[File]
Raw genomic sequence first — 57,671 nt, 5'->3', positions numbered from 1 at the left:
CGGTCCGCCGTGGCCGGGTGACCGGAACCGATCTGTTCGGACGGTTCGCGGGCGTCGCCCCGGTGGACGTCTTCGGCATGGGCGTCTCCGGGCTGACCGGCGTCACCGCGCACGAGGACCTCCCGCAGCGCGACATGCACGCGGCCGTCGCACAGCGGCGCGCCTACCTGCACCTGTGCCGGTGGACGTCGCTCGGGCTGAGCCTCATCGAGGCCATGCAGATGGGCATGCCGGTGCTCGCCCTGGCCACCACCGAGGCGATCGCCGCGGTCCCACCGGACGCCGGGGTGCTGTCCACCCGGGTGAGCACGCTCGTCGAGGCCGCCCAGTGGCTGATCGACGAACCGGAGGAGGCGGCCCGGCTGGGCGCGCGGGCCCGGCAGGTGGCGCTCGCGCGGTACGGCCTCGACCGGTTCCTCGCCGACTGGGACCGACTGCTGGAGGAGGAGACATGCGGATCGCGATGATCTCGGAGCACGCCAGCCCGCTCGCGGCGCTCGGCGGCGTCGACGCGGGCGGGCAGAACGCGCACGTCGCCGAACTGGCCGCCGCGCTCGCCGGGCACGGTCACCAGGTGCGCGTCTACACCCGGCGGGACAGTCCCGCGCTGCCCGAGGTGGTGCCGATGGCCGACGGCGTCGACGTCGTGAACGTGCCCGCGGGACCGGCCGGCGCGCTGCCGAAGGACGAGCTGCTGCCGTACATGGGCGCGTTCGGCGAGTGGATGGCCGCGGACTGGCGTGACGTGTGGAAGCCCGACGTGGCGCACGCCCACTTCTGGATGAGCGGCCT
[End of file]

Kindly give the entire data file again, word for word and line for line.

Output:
Raw genomic sequence first — 57,671 nt, 5'->3', positions numbered from 1 at the left:
CGGTCCGCCGTGGCCGGGTGACCGGAACCGATCTGTTCGGACGGTTCGCGGGCGTCGCCCCGGTGGACGTCTTCGGCATGGGCGTCTCCGGGCTGACCGGCGTCACCGCGCACGAGGACCTCCCGCAGCGCGACATGCACGCGGCCGTCGCACAGCGGCGCGCCTACCTGCACCTGTGCCGGTGGACGTCGCTCGGGCTGAGCCTCATCGAGGCCATGCAGATGGGCATGCCGGTGCTCGCCCTGGCCACCACCGAGGCGATCGCCGCGGTCCCACCGGACGCCGGGGTGCTGTCCACCCGGGTGAGCACGCTCGTCGAGGCCGCCCAGTGGCTGATCGACGAACCGGAGGAGGCGGCCCGGCTGGGCGCGCGGGCCCGGCAGGTGGCGCTCGCGCGGTACGGCCTCGACCGGTTCCTCGCCGACTGGGACCGACTGCTGGAGGAGGAGACATGCGGATCGCGATGATCTCGGAGCACGCCAGCCCGCTCGCGGCGCTCGGCGGCGTCGACGCGGGCGGGCAGAACGCGCACGTCGCCGAACTGGCCGCCGCGCTCGCCGGGCACGGTCACCAGGTGCGCGTCTACACCCGGCGGGACAGTCCCGCGCTGCCCGAGGTGGTGCCGATGGCCGACGGCGTCGACGTCGTGAACGTGCCCGCGGGACCGGCCGGCGCGCTGCCGAAGGACGAGCTGCTGCCGTACATGGGCGCGTTCGGCGAGTGGATGGCCGCGGACTGGCGTGACGTGTGGAAGCCCGACGTGGCGCACGCCCACTTCTGGATGAGCGGCCT